panna cotta

panna cotta with a red current couli and some raspberries

Panna cotta made with eastern Mediterranean flavours: Lebanese saffron and rose water, with a hint of cardamom. Infusing milk and cream with this trio is infinitely more interesting than using vanilla. It’s a bit like milk jelly for grown ups. If you have time and the inclination, a quick “coulis” alongside some autumn berries will reward you with plenty of smiles around the table.

The flavours of the spices and rose water are subtle, just enough to get you wondering what they are. Saffron, cardamom and rose water have huge presence, but here they are toned down by the richness of the cream and the sharpness of the fruit. This isn’t a bruiser of a pudding. Using just a pinch of the Lebanese saffron gives a hint of its sometimes “inky” presence, a description coined by Mark Diacono. The saffron we import from Lebanon has an amazing aroma, so not much is needed. Rather than turning the panna cotta bright yellow, the mixture looks rather like crème fraîche. 

Gather a mouthful of panna cotta in your spoon, dip it into the splodge of “coulis” and push a few raspberries on board. Enjoy the multitude of flavours. While any soft berries would do, the lemony taste of raspberries goes well with the rose water. It didn’t take long to heat some redcurrants with a tablespoon of sugar to make a “coulis”. Remember to pass it through a sieve to ensure that the panna cotta experience is a smooth as the jelly-like pudding.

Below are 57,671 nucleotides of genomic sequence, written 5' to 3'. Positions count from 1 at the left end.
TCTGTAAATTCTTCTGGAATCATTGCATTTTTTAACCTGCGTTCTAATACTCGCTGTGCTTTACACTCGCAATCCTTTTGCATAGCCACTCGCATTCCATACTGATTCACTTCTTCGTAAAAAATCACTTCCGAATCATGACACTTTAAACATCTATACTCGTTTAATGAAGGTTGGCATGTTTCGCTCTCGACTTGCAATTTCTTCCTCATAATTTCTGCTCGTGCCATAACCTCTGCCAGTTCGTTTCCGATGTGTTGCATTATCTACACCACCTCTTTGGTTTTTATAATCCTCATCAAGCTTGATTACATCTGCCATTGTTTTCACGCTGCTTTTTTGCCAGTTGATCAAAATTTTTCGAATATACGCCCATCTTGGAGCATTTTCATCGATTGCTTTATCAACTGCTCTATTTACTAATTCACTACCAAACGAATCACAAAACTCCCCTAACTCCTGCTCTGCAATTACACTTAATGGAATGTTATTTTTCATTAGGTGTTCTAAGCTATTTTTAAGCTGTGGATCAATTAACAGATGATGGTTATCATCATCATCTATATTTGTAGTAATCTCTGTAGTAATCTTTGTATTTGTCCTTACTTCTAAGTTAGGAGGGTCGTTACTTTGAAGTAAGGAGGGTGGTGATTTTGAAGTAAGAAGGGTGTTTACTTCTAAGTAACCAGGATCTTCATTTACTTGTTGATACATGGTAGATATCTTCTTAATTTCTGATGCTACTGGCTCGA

makes enough for 5


250ml double cream
250ml full fat milk
1 tbsp caster sugar
a pinch of Zejd saffron , crushed
seeds from 5 cardamom pods, crushed
1 tbsp rose water (Lebanese if you can find one)
3 leaves of gelatine



  1. Put the sugar, cream and milk in a medium heavy bottomed saucepan. Put on a low heat until steam begins to appear. 
  2. In a small pan warm the saffron and the cardamom seeds and then grind them in a pestle and mortar.
  3. Add these to the saucepan. Stir and set aside.
  4. Put the gelatine leaves in a small bowl and cover with cold water. Leave for 5 minutes to soften. Then squeeze out the water, and add to the saucepan. Stir to make sure all the gelatine has dissolved.
  5. Finally, add the rose water and stir well.
  6. Pour into 5 ramekins (or 4 for a more generous helping). Leave to cool before putting into the fridge for at least 3 hours. 
  7. When ready to serve, run a knife around the ramekin to loosen the panna cotta. Dip the bottom of the pot into a bowl of hot water for a second or two. Remove, place a small plate on top, and turn upside down. The saffron and cardamom should now be on the top of each panna cotta. 

Serve alongside some berries. A coulis is nice too, not obligatory, but easy to make if you have an abundance of summer fruit. 

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